As my healing progresses, I realize I have to return to doing things I did before the injury. For me, too much rest means more vulnerability to injury as muscles become weaker and weaker. I am aware of the nuanced balance between work and rest that challenges by healing body without hurting it again. Tension that results from fear of new pain is different from injury pain. Presence in the moment is useful in deciphering the two.
Wednesday, October 11, 2017
Outside this morning I looked up at the the half moon shining in the Southern sky. It was ringed with haze, and though I thought that might have been a result of the moisture in the atmosphere, it occurred to me that it could also be an artifact of my fifty-something-year-old eyes. This got me thinking about the relationship between me and what seems to be. Everything I experience is a manifestation of me and what seems to be around me. I remember that everything I consider to be not me includes a bit of me. I am grateful for this relationship.
Tuesday, October 10, 2017
Monday, October 9, 2017
When I pick up a log to split it, I notice that if it has been on the ground for enough time, the ground sticks to it. As I pull the soft Earth off, it occurs to me that the log has already started to transform. Soil and wood combine to become Earth once again. Than it occurs to me that they have always been connected. Seeing roots and dirt rather than a fluid web of interconnected life is a manifestation of my own misguided thinking. I think tree and soil so I see tree and soil, but where does tree stop and soil begin?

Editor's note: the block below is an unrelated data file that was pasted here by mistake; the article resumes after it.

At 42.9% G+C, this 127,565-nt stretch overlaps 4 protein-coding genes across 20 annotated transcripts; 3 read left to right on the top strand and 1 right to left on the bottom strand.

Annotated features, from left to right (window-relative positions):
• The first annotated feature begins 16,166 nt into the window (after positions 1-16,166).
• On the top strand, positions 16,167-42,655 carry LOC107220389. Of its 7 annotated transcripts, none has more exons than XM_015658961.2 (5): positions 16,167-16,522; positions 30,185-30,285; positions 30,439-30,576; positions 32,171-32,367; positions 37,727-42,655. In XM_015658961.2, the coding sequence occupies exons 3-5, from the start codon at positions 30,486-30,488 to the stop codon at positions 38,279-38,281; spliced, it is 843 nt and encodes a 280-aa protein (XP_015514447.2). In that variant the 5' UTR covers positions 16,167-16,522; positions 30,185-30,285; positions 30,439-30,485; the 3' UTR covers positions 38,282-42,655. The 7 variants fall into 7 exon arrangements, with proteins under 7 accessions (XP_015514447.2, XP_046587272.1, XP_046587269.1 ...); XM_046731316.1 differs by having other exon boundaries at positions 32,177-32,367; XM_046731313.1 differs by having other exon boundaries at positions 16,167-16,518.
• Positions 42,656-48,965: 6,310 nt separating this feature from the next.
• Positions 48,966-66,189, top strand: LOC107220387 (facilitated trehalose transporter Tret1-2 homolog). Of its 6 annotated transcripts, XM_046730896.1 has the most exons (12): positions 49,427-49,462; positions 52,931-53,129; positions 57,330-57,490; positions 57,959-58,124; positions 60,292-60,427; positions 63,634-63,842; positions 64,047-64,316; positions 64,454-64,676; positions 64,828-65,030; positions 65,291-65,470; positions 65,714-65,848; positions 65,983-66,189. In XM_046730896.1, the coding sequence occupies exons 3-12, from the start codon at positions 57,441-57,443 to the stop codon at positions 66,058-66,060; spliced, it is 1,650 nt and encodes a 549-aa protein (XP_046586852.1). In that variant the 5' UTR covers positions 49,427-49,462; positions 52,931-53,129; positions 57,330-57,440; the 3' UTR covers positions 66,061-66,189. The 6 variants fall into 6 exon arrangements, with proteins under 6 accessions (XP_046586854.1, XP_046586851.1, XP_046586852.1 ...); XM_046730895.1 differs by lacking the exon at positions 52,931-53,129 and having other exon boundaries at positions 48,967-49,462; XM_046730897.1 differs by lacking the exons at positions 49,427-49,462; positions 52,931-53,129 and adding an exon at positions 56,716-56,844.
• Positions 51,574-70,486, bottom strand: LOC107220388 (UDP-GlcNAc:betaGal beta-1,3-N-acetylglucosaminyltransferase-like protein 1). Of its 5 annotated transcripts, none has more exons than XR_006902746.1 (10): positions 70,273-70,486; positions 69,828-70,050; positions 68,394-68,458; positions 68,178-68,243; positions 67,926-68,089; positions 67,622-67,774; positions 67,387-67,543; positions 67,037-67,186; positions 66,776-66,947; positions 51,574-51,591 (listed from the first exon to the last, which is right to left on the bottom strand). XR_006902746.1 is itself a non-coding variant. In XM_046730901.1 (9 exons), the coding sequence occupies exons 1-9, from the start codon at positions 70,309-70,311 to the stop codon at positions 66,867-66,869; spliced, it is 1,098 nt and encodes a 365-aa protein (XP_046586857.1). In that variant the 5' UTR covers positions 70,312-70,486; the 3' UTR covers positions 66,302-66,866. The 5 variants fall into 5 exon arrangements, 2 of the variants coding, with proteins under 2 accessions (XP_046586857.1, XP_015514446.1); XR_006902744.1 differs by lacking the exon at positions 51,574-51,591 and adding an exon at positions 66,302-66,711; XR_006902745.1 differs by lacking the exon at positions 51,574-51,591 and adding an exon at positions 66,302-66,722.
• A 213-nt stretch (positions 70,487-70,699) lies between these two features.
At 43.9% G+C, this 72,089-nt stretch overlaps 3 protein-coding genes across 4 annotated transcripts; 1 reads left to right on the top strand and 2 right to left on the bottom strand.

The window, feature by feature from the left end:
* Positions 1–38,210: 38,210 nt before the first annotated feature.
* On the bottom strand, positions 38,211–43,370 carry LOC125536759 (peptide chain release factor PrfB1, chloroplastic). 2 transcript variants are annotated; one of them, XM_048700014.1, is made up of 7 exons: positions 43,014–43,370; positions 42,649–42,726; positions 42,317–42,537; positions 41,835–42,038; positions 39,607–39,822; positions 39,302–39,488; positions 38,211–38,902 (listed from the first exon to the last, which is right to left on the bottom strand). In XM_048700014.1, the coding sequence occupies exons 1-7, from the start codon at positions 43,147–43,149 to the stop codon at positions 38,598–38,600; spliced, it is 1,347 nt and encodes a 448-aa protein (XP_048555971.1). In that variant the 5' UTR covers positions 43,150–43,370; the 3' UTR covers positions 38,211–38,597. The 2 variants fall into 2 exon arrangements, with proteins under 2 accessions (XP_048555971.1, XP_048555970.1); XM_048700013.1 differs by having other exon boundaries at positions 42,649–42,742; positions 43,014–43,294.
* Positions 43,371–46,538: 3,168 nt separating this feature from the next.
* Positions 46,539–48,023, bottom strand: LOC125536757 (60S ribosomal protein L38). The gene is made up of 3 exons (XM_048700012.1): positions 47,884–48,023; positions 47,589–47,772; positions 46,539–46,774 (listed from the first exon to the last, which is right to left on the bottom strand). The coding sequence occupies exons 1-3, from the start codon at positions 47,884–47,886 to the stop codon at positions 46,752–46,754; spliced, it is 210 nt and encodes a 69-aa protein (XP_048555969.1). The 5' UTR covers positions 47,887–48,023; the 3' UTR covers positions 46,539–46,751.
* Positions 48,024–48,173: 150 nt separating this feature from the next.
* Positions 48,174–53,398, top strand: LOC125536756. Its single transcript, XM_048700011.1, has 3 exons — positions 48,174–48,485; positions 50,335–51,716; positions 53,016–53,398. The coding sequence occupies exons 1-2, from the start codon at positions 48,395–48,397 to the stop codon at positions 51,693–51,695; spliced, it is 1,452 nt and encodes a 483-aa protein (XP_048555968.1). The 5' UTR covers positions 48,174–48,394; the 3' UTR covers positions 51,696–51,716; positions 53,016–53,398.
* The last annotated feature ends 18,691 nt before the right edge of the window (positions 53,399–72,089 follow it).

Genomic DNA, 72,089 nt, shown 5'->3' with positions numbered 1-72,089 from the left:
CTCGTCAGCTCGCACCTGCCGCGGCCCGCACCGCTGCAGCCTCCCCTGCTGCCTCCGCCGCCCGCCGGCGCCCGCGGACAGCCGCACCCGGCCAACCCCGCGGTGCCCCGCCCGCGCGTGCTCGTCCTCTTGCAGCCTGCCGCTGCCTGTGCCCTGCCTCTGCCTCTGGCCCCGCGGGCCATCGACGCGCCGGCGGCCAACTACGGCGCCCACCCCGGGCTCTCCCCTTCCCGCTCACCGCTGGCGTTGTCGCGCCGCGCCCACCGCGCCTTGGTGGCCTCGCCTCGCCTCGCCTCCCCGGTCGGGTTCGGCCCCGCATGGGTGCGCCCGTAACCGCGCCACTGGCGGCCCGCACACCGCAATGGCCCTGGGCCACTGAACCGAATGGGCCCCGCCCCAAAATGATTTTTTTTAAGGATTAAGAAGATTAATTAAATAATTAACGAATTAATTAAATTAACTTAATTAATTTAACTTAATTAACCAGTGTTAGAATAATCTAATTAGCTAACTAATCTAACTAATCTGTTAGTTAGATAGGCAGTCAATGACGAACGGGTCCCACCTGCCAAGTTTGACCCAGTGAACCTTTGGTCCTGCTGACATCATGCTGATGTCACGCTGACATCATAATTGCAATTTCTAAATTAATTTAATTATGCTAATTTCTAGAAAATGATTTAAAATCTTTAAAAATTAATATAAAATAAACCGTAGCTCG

Today, I will be paying attention to the effects my thinking has on my perception of my world; where this is useful and where it gets in the way.
Sunday, October 8, 2017
This morning the thought occurred to me, “How much time will I allow myself to heal?” Then I looked up at the clouds. Between me and the upper stratosphere where there are no clouds, there are many layers of wind currents. While I was watching, the upper clouds were quite still while the lower clouds were moving very quickly.